“I had read so much about African culture and books about Angola. My Grandmother would mention Queen Nzinga in particular and following my research I realised that there was so much to say about this woman.” [Marielle Franco] was the first black councilwoman in Rio. She was also a lesbian and spoke a lot about police brutality in the favelas where she grew up. I saw that both these women are so similar because they’re so outspoken and they fought for their rights”.
Helena got straight to writing and her experience of attending a vigil for Marielle Franco strongly influenced what the play eventually came to look like. “I went to a vigil in March of this year, just a couple of months before doing the show and there were only women present. And I was like, wow. It’s women who are carrying on [Marielle’s] legacy and carrying on her story. If it wasn’t for these women, we wouldn’t be celebrating her. And then I was like every character needs to be female because we’re telling these female stories and we need to have female energy and uphold it and be proud of that.”
Helena tells me that she knew from the start of the project that she wanted Tristian Fynn-Aiduenu to direct. “I did a workshop at the young Vic like two years ago and Tristian was the leader and I thought this is the best workshop I’ve ever done since leaving school. And then from that moment I said, if I ever want anyone working on anything that I’m writing, I want it to be him. He’s great.”
“When I gave him the first draft, he went away and did his own research and even learnt some Portuguese. “Capoeira is all about embracing dance and he got that straight away”.
I learn that casting for a show with only Portuguese speaking black women required inventive methods of outreach such as putting call outs on Instagram and Twitter to find the best people for the roles. The audition process itself was very movement based rather than reading off a script. “[Tristian] made us do some really crazy things…but it was one of the best things I’ve ever done”. They managed to assemble a brilliant cast including performers – Luiana Bonfim, Loli Mello and Dora Cruz.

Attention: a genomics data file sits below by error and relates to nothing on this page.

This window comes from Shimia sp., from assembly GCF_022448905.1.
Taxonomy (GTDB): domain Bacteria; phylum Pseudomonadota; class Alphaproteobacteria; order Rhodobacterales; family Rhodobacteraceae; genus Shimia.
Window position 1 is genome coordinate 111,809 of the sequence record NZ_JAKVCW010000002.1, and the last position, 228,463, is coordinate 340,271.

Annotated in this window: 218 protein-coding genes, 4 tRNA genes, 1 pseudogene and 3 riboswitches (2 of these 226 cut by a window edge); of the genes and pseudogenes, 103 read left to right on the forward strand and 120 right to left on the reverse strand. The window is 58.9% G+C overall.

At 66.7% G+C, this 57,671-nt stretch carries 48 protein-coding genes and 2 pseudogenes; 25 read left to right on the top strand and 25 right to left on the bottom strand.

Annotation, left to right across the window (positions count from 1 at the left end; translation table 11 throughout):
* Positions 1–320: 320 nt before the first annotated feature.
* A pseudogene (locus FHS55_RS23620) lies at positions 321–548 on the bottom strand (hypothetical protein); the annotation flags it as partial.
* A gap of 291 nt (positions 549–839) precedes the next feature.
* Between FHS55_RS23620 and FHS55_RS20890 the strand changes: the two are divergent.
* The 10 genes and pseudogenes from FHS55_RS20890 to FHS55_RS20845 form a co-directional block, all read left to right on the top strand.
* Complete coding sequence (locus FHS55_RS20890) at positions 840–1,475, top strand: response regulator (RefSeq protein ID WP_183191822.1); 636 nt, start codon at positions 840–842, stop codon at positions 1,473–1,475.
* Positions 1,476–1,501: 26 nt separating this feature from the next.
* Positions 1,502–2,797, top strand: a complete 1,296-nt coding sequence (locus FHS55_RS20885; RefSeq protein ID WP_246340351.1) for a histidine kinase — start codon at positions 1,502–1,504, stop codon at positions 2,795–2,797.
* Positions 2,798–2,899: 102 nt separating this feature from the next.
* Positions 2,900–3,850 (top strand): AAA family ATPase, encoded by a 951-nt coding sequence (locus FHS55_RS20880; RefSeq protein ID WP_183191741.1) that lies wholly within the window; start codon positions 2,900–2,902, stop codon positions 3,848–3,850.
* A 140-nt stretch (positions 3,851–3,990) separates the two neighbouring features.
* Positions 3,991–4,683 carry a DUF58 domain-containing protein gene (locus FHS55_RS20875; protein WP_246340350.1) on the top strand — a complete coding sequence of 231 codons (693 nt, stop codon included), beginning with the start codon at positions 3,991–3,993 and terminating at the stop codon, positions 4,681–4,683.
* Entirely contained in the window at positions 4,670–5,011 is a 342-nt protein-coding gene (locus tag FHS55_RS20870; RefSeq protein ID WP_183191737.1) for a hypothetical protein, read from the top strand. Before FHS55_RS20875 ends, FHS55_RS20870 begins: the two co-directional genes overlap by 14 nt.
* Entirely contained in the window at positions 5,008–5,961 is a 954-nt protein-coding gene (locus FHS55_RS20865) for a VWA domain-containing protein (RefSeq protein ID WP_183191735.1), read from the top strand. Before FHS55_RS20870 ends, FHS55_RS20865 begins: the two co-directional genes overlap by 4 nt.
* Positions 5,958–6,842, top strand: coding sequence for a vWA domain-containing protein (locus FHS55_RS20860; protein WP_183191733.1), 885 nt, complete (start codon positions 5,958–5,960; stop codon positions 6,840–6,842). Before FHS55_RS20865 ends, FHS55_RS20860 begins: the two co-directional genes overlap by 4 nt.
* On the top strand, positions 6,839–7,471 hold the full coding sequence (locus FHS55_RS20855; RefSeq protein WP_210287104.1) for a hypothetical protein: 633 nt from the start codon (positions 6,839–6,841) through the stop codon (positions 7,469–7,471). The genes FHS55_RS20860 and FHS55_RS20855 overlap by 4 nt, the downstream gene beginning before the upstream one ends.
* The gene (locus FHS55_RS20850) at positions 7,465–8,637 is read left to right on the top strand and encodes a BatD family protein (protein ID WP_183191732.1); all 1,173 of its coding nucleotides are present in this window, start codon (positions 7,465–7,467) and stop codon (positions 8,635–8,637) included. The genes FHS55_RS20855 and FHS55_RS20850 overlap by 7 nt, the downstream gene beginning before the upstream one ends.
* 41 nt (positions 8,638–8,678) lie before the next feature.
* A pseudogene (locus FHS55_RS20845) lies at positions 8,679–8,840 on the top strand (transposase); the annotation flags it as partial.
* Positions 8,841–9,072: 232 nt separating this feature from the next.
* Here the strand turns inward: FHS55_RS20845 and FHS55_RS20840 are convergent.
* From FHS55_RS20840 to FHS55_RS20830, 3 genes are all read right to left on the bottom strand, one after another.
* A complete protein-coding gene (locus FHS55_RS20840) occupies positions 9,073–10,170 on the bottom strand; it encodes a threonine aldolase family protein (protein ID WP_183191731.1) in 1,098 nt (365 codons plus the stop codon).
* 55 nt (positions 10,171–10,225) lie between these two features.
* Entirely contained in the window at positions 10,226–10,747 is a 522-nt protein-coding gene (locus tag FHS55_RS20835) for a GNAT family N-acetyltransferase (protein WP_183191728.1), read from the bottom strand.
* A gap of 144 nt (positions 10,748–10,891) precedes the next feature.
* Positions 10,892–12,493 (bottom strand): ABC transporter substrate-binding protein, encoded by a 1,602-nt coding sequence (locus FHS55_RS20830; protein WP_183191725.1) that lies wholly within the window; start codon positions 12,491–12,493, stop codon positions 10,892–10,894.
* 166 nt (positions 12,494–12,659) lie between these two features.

But there was one slight problem. None of actors knew Capoeira and so would have to learn from scratch, in the space of a week. Something that as an audience member, I would have never guessed. Helena confesses, “During the rehearsals, all of us were crying at one point. We had to learn the instruments, Capoeira and lines. It ambitious.
“Being overly involved as the writer, producer and actor there would be moments where I would think this is not what I thought it was going to be, and it’s not going to be good. That’s what I kept saying and it had nothing to do with Tristan’s amazing work. I just couldn’t see the bigger picture, kept thinking is this going to translate? But I’ve learnt from that to just trust the process. You need to have blind faith”.
Thanks for reading! And a huge thank you to Helena for the interview. If you’d like to see more of Helena, here’s her social media links: